This masterful and emotionally-engaging documentary begins as a journey through the key places and moments in the life of Elvis Presley, from Tupelo to Memphis, Nashville, New York and finally Las Vegas. Filmmaker Eugene Jarecki drives around in Elvis’s Rolls-Royce and passengers join him, some telling stories of being Elvis’s friend, neighbour or fellow churchgoer, some famous faces talking about celebrity and politics, others just playing a tune.
The music reflects the places the car travels to, from americana and country to hip-hop and blues, and the connection is made to Elvis’s influences and also the reality that he was the white face chosen to make black music commercially successful. A memorable example of this is seeing Hounddog performed by Willie Mae ‘Big Mama’ Thornton, recorded and released before being made an even bigger hit four years later by Presley.
Jarecki begins to convincingly correlate the different phases of Elvis’s career with the gradual decline of culture, politics and community in the USA. Chuck D from Public Enemy talks of Elvis’s appropriation of black culture which was accepted but, for all his success, he never spoke out about civil rights. We see the career decisions based on making money rather than artistic integrity or interest, such as his many superficial and repetitive films. Elvis’s acceptance of being drafted and using the experience to further his career is contrasted with Mohammed Ali’s much more controversial stance. And from that experience, we see the beginnings of his escalating drug addiction.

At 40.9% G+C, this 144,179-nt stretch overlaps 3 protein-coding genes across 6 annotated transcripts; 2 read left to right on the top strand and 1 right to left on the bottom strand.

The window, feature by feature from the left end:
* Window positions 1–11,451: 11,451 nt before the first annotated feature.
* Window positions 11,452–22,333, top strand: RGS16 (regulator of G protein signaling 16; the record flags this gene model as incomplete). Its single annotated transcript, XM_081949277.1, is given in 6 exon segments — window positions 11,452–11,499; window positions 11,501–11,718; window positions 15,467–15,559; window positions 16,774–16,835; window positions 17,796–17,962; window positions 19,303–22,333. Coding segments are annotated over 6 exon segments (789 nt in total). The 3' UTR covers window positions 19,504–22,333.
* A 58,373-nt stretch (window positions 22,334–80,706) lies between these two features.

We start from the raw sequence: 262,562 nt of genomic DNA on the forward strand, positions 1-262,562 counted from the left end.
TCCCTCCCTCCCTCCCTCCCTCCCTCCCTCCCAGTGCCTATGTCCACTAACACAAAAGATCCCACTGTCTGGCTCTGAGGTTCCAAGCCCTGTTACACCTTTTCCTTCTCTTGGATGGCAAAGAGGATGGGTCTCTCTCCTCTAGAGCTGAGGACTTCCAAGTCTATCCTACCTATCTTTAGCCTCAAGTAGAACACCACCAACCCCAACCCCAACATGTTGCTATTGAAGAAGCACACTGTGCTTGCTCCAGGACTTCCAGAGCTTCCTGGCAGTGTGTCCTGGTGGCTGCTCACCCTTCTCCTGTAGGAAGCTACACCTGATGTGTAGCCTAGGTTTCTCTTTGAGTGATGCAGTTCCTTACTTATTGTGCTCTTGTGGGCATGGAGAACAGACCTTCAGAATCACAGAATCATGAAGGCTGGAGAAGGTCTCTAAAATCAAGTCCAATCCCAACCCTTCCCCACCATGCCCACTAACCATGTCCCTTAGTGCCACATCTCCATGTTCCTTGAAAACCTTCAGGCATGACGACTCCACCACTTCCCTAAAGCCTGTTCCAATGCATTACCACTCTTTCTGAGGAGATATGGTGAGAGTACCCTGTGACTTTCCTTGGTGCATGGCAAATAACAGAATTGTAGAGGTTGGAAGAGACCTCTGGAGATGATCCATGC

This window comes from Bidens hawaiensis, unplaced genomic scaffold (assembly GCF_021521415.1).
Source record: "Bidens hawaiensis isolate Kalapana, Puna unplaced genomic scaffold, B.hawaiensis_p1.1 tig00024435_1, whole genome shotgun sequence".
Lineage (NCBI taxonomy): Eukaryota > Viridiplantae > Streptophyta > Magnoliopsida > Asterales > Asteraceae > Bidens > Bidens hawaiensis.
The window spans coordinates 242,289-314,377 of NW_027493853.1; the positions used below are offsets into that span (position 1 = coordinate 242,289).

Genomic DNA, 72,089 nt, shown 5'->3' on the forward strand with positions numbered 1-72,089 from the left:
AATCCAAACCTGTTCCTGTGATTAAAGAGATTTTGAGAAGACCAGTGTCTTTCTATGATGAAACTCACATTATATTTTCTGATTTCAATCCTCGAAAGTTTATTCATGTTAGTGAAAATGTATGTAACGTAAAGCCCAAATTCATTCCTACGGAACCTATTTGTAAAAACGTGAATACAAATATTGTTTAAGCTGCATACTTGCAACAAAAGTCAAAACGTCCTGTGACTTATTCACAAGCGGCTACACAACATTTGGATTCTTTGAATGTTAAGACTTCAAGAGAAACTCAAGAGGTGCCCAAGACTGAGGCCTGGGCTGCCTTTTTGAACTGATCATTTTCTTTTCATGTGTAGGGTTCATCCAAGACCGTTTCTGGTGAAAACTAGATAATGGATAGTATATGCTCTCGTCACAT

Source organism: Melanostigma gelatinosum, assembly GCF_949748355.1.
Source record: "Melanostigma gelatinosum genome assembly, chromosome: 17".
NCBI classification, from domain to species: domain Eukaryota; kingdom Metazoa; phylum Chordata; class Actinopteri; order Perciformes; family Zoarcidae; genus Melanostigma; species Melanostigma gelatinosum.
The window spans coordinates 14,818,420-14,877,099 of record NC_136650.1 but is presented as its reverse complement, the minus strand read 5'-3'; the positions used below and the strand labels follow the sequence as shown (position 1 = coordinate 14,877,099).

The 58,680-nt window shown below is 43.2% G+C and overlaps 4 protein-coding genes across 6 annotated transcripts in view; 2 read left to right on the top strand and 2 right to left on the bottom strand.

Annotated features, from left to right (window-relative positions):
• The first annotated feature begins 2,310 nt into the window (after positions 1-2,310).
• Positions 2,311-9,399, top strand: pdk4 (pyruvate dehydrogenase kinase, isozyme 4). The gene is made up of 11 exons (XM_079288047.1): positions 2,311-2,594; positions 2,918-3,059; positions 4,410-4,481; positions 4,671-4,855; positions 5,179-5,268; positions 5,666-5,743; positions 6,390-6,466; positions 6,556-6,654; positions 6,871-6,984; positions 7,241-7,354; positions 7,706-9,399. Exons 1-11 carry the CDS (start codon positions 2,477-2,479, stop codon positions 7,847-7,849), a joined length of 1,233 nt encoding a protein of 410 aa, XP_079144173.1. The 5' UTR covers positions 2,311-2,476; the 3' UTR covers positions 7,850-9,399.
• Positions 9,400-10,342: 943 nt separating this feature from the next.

There are some lovely moments, my favourite being Mike Myers, who I feel like I haven’t seen on screen for a long time. He talks about the USA from the point of view of a Canadian, saying that the USA and Canada are children of the same mother, Britain, but the US grew up to be a movie star and Canada decided to stay home and live with mother.
It is a story of someone so quintessentially ‘everyman’ American succumbing to greed and conformity, to a perversion of the American dream. Ashton Kutcher talks of celebrity outstripping talent from his own experience and how isolating this is. Overlaid with this is the progression of Donald Trump to President as the ultimate example. Somewhere someone says that addiction leaves a spiritual void and you can see how this was true for Elvis and how it seems to be manifesting in the US.
The film never loses sight of the heart of the story – the joy and tragedy of Elvis – and the final scene is intensely moving.
Have you seen this film? Let me know your thoughts in the comments below.